The performance numbers are:

Looking for duplicates in C:\temp\GoForPerf\Rgn00.txt
Duplicate found: UKS855
  it took 9 ms
Looking for duplicates in C:\temp\GoForPerf\Rgn01.txt
Duplicate found: GEE848
  it took 49 ms
Looking for duplicates in C:\temp\GoForPerf\Rgn02.txt
  it took 46 ms
Press any key to continue . . .

Those numbers look pretty decent. Let's check them against what should be theoretical maximum.

My machine is running at 3.4 GHz. We process 48000000 characters in 46 ms. That gives 3.25 cycles per character. That includes IO. To compare, reading an entry from L1 cache cost 3 cycles. It probably can be improved but I think it's decent.

The disappointing venture into parallelism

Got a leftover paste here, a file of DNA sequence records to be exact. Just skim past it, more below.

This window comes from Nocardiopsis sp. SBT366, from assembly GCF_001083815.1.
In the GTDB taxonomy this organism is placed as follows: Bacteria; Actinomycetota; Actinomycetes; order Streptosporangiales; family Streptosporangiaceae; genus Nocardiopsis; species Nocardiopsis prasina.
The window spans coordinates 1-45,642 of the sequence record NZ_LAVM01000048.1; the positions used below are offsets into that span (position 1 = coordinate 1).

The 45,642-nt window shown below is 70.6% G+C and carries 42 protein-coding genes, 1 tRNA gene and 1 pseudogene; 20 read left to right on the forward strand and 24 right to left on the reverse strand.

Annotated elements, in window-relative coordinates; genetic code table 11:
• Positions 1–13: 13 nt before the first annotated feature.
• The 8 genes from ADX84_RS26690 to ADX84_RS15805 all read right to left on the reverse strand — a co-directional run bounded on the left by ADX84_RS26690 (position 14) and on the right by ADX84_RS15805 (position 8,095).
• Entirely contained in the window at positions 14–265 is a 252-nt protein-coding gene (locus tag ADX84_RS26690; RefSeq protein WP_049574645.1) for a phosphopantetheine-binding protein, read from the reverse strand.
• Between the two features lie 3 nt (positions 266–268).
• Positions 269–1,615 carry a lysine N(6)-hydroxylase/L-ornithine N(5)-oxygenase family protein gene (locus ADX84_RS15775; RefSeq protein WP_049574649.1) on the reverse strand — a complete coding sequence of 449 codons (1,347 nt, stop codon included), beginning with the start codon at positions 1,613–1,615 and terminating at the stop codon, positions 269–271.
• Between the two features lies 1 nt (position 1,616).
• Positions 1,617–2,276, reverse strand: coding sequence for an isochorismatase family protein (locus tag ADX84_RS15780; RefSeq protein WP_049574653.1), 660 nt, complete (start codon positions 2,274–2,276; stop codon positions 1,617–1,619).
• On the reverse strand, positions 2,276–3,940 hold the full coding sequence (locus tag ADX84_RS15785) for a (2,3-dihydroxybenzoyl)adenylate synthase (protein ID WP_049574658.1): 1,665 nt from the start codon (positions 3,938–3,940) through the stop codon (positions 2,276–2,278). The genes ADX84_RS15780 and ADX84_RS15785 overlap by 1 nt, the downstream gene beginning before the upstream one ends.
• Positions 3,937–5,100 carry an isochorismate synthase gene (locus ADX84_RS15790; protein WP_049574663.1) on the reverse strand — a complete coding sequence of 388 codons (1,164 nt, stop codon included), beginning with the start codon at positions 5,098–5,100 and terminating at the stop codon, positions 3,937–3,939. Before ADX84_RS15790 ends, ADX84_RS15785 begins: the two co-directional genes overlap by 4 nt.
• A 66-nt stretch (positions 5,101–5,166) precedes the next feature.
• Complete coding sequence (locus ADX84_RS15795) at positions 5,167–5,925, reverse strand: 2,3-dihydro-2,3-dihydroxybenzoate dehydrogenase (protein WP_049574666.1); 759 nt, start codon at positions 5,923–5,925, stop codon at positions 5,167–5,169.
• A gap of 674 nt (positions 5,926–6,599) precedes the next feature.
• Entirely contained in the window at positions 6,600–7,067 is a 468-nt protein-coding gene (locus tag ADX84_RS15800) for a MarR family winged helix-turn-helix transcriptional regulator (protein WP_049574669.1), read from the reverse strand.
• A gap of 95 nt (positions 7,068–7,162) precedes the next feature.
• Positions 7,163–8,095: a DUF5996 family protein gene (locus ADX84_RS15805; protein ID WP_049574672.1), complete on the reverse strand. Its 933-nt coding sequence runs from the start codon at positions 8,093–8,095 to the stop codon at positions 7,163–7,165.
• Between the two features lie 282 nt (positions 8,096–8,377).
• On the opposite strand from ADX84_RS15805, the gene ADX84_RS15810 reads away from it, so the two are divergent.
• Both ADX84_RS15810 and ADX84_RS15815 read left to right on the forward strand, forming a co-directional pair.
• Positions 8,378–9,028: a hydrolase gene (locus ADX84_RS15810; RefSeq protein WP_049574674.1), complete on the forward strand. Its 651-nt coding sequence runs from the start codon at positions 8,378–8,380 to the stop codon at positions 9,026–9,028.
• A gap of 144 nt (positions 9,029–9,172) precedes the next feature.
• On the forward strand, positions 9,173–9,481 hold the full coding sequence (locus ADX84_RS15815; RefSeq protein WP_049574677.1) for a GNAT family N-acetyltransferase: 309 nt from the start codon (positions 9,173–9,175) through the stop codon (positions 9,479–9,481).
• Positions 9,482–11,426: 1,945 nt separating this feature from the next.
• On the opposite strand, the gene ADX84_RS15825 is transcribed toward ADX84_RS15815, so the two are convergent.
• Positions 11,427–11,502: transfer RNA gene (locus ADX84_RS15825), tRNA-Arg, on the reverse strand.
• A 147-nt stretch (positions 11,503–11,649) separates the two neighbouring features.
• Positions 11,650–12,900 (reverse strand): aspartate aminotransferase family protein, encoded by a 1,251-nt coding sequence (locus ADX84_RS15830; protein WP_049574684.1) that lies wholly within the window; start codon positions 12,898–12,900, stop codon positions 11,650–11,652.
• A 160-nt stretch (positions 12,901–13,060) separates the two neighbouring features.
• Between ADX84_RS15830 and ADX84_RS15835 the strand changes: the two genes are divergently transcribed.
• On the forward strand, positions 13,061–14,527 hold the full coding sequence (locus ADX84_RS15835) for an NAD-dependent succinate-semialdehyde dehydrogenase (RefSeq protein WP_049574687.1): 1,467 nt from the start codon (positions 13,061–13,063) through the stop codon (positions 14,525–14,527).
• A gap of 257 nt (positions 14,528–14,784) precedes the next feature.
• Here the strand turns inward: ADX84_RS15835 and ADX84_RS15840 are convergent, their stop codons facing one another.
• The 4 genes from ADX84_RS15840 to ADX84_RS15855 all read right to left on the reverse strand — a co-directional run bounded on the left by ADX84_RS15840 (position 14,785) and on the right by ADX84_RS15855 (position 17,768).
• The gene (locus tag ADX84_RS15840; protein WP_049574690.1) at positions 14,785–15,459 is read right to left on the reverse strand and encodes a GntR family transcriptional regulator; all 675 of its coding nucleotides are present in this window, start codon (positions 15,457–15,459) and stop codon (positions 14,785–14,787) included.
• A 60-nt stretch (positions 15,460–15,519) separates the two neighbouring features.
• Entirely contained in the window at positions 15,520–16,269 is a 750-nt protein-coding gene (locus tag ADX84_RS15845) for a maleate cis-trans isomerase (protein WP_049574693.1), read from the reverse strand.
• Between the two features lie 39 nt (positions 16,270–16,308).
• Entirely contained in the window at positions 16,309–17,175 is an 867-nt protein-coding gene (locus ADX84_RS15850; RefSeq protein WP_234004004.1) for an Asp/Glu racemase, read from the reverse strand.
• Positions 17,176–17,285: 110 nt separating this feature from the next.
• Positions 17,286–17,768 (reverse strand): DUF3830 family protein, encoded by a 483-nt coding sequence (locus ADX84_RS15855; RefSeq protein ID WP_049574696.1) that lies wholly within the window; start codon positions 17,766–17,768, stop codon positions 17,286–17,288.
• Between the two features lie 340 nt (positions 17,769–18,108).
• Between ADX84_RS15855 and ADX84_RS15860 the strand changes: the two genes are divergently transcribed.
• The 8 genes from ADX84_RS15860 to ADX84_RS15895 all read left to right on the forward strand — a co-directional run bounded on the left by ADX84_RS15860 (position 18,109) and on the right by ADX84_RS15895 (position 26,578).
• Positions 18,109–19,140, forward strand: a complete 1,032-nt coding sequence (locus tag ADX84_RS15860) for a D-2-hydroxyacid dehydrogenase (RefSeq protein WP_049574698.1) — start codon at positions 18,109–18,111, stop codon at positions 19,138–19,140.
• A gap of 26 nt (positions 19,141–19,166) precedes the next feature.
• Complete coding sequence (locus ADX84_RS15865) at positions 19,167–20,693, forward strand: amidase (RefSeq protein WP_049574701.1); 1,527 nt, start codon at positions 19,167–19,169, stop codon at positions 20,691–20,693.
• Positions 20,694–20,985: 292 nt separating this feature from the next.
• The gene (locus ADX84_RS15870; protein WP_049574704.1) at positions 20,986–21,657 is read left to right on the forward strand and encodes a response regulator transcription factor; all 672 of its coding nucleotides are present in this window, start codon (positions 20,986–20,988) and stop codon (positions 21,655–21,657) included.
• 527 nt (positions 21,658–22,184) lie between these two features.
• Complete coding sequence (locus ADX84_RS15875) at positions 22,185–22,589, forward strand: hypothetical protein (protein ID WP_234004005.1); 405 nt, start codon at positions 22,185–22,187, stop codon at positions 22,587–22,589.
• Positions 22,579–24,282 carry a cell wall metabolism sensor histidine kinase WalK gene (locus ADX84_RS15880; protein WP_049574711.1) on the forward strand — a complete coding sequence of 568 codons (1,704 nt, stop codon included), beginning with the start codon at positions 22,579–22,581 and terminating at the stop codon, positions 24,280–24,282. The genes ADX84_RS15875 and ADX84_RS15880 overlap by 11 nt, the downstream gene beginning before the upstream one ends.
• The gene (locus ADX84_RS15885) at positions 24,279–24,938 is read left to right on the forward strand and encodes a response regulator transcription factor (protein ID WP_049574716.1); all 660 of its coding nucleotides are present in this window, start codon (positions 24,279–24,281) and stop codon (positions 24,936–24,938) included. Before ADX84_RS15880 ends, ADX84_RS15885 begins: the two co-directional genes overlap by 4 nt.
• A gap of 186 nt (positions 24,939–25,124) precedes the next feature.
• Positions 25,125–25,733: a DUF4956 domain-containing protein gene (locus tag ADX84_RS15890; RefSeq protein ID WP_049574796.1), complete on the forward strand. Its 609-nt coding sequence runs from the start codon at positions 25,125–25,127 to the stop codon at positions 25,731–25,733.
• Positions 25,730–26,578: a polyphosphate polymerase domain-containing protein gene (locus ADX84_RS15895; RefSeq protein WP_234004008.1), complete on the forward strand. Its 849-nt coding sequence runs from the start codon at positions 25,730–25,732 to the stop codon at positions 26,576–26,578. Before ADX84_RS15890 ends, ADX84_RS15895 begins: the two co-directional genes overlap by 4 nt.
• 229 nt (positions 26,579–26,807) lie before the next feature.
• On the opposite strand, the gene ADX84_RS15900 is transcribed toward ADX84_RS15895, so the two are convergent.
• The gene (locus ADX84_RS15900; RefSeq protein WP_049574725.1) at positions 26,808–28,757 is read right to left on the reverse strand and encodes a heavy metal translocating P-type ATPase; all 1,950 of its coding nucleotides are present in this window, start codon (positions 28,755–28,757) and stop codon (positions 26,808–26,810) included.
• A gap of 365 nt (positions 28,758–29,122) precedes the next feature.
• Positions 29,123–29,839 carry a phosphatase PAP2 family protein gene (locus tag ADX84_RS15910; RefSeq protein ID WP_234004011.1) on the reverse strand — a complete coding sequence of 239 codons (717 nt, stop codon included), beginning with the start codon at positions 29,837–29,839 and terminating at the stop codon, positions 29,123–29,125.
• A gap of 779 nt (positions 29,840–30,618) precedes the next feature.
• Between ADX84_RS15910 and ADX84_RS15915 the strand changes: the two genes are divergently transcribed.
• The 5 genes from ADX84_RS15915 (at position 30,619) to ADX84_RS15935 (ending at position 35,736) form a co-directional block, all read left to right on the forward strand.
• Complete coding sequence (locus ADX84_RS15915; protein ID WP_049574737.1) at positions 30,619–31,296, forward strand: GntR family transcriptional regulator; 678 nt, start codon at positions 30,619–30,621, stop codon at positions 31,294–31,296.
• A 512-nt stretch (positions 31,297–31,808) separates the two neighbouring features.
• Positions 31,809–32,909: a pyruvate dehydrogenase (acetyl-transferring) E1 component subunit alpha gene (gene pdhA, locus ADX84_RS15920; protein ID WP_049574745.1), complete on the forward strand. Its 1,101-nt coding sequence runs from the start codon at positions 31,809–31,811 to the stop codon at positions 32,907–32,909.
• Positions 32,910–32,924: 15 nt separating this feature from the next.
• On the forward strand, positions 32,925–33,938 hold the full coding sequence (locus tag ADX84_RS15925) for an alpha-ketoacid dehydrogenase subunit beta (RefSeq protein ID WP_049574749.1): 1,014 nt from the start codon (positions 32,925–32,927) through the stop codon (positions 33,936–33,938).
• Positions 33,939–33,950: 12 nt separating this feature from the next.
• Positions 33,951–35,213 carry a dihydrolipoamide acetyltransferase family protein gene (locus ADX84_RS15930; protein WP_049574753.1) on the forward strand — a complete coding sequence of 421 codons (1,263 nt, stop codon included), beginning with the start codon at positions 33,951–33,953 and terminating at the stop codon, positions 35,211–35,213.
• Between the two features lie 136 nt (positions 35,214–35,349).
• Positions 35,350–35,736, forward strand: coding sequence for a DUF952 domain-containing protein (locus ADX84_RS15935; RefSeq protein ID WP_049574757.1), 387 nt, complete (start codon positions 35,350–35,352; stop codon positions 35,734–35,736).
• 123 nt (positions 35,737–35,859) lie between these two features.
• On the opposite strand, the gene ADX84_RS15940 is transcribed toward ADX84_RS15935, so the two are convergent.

I had some hopes the performance could be improved by running on multiple cores especially since I thought I could use the fact that L2 cache is unique per core and by writing the algorithm in such a way that the different cores see only a fraction of the keys they wouldn't need to goto L3 cache.

Looking for duplicates in C:\temp\GoForPerf\Rgn00.txt
Duplicate found: UKS855
  it took 14 ms
Looking for duplicates in C:\temp\GoForPerf\Rgn01.txt
Duplicate found: GEE848
  it took 91 ms
Looking for duplicates in C:\temp\GoForPerf\Rgn02.txt
  it took 71 ms
Press any key to continue . . .

So it looks like the parallel algorithm is roughly 50% slower but it's much much worse.

I have 4 cores on my machine so the parallel algorithm uses 6x more CPU resources to compute the answer as the best non-parallel algorithm!

Final thoughts

The final solution is 46x times faster than the first attempt. A pretty decent improvement.

All in all, the intern shared a pretty cool exercise in optimizing a simple problem.